A female suicide bomber detonated her vest and killed herself as French police conducted a raid in a Paris suburb in search for the mastermind of last weekend’s deadly assault in the French capital. Police also killed the mastermind of the Paris attacks and detained seven suspects during the raid.
French police raided an apartment in Paris’ Saint-Denis neighborhood early in the morning after receiving intelligence that Abdelhamid Abaaoud, a Belgian national who is suspected of plotting the Nov. 13 suicide assault that killed at least 129 people, was there, according to France24.
The woman, who is has not been identified, opened fire on police and then set off what is thought to be an explosive vest. The other militant, who Paris prosecutor François Molins described to The New York Times as a “terrorist,” and later confirmed to be Abdelhamid Abaaoud, was killed by a combination of wounds suffered from the shootout and detonating a grenade.
French police also captured seven other suspects: “three in the apartment, two found ‘hiding in the rubble,’ and two others outside the apartment,” according to The New York Times.
The clash between French special police and soldiers and the suspected Islamic State fighters lasted for nearly seven hours before ending in the late morning. Five policemen were wounded and a police dog were killed during the gunfire and explosions, AFP reported.
Abaaoud, who is thought to have masterminded the Paris suicide assault, was later confirmed to have been killed in the shootout in Paris.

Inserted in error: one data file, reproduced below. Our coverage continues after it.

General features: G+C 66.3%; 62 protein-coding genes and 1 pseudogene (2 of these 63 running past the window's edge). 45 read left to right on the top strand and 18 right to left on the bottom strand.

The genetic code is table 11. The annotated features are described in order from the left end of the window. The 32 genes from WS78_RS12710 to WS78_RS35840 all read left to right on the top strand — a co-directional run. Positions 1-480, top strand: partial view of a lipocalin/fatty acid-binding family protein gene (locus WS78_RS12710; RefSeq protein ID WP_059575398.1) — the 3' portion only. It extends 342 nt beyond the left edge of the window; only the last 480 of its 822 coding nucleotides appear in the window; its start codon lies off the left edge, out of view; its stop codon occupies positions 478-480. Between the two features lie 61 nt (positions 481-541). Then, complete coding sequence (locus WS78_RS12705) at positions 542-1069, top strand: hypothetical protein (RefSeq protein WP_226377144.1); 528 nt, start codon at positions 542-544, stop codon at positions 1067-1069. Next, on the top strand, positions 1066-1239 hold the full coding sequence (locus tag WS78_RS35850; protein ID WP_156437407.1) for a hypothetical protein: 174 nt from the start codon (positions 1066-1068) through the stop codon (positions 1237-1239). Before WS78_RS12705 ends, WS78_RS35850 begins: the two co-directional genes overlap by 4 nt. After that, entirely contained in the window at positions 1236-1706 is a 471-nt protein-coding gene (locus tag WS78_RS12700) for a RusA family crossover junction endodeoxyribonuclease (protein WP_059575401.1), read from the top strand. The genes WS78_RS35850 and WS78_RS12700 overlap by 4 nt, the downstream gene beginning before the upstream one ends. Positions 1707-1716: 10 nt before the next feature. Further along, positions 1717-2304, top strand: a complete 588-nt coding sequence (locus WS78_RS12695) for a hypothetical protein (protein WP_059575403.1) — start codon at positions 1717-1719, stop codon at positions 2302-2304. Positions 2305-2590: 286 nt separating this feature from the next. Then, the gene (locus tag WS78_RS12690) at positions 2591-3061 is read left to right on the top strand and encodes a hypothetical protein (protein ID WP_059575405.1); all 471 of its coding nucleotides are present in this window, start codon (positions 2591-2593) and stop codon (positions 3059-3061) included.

“Abdelhamid Abaaoud has just been formally identified as having been killed during the raid” the prosecutor’s office reported in a statement, AFP noted.
Police and intelligence services in France and throughout Europe were searching for Abaaoud, who previously set up an Islamic State terror cell in Belgium that was raided in January 2015. Belgium police killed Abuz Zubayr al Baljiki and Abu Khalid al Baljiki, two members of his cell, in a raid their safe house in Verviers, but Abaaoud escaped the dragnet and returned to Syria to rejoin the Islamic State.
The Islamic State featured Abaaoud in issue number seven of Dabiq, its English language magazine. In that issue, the jihadist mocked Western police and intelligence services for failing to prevent him from establishing a cell and then later failing to prevent him from escaping the country. [See LWJ report, Key suspect in Paris attacks has been featured in Islamic State propaganda.]
Editor’s note: this article has been updated to note that Abdelhamid Abaaoud’s death has been confirmed.
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